Viable counts of frozen bacteria
Vials of frozen bacterial stocks were thawed at 37°C for 2 min in a water bath, 900 μL was transferred to a fresh tube and centrifuged in a benchtop centrifuge at maximum speed for 3 min. The supernatant was discarded and pellet resuspended in 900 μL of sterile phosphate buffered saline (PBS) pH 7.4 [Gibco, New South Wales, Australia]. Ten-fold dilutions of each bacteria ranging from 10-1 to 10-6 were prepared with PBS in a 96-well polystyrene round bottom plate. Agar plates were divided into 6 sectors, using 2 plates per strain, and three 20 μL aliquots of the dilutions were spotted onto each sector. Plates were allowed to dry then incubated overnight at 37°C. The following day, the number of colony forming units (cfu) per 20 μl spot were counted in the sector with approximately 20 – 80 cfu, averaged and multiplied by the dilution factor to give cfu/mL. Viable counts of cryopreserved bacteria were conducted at 1 day, 1 week, 4 weeks, 8 weeks and 16 weeks post-freezing.
Heat-killing and ethanol-killing of bacteria
Mid-log phase cultures of S. pneumoniae and NTHi were centrifuged at 3200 g for 10 min, washed in PBS, and viable counts were conducted as described above. For heat-killing, the bacteria in PBS were incubated in a water bath at 60°C for 1 h. For ethanol-killing, the bacteria were resuspended in 70% ethanol and incubated at 4°C for 1 h with rotation. After killing, bacteria were washed in PBS, aliquoted and stored at 4°C. Chamber counts were conducted on the killed preparations to determine bacteria/mL and viable counts were conducted to confirm successful killing.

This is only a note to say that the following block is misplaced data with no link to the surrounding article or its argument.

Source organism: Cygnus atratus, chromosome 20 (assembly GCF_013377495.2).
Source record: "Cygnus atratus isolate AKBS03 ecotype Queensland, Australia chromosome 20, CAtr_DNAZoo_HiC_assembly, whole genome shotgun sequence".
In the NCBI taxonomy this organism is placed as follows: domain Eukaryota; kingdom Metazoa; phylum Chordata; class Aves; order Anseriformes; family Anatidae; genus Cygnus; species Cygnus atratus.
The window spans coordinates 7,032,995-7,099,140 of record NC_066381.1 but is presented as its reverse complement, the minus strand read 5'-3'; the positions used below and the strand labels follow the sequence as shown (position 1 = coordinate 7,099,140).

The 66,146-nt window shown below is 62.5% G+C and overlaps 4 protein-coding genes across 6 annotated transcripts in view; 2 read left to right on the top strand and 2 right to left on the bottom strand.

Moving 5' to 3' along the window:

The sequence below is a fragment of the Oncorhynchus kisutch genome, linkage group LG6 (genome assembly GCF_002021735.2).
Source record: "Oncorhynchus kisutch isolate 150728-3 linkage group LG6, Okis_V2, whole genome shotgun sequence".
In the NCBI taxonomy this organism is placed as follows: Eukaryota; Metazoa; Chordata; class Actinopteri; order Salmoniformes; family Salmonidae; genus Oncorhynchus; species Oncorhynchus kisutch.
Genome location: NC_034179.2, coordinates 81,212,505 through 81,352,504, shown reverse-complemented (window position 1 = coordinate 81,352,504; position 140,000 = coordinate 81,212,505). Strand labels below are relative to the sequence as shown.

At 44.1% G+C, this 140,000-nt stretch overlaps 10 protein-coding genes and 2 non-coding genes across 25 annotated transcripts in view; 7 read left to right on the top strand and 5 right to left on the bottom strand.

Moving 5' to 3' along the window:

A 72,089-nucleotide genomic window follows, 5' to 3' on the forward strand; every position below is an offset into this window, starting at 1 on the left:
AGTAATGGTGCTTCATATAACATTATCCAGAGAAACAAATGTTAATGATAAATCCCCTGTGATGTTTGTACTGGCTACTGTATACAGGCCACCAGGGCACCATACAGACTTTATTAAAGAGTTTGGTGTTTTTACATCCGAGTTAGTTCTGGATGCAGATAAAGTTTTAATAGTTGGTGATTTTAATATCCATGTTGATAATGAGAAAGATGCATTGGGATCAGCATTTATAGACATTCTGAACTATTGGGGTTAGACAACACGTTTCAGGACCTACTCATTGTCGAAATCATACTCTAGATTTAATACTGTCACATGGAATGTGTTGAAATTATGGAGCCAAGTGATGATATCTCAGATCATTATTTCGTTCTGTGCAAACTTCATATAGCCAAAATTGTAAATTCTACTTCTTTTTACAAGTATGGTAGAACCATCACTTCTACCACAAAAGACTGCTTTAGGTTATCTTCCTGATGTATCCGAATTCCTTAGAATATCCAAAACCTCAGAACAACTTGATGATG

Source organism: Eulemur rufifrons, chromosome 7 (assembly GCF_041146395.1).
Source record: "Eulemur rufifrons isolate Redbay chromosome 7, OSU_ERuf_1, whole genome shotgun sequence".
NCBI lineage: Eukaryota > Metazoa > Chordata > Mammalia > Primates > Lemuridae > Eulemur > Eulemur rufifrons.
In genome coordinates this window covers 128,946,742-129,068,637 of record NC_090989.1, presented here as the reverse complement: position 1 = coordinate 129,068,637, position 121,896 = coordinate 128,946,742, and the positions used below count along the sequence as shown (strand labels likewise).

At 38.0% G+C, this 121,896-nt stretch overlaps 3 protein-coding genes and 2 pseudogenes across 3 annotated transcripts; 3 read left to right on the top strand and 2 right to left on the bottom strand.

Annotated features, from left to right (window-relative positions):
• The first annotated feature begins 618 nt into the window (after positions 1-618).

PBMC collection, processing and stimulation with live, frozen, heat-killed and ethanol-killed preparations of bacteria
Whole blood was collected from five healthy adult donors by peripheral venepuncture and mixed 1:1 with heparinised (2%) RPMI 1640 media supplemented with 1% sodium pyruvate, 1% glutamax, 10 mM HEPES buffer [All Gibco]. The PBMCs were processed and stored as previously described . On the day of stimulation, PBMCs were thawed at 37°C for 2 min in a water bath, added to 2% FCS RPMI 1640 and centrifuged at 500 g for 10 min at room temperature. The supernatant was discarded and cells resuspended in media and counted. The PBMCs were seeded in triplicate for each stimuli at 2.5 × 105 cells per well in 96-well polypropylene round-bottom plates and incubated for 24 h at 37°C in a humidified 5% CO2 environment. PBMCs were stimulated with either live, heat-killed, ethanol-killed, frozen for 1 week or frozen for 4 week preparations of S. pneumoniae D39 and NTHi 289 at a multiplicity of infection of 10:1 bacteria to cells. Live and frozen bacteria viable counts were determined as described above and total bacterial chamber counts were conducted for the heat- and ethanol-killed preparations. Cells in control wells were stimulated with either PBS (cells only), 1 ng/mL lipopolysaccharide (LPS, from E. coli R515) [Alexis Biochemicals, Sapphire Biosciences, NSW, Australia] or 1 μg/mL staphylococcal enterotoxin B (SEB, from S. aureus). At 24 h post-stimulation, plates were centrifuged for 5 min at 200 g and supernatants were harvested, triplicate wells combined and then stored in aliquots at -80°C for subsequent measurement of inflammatory mediators.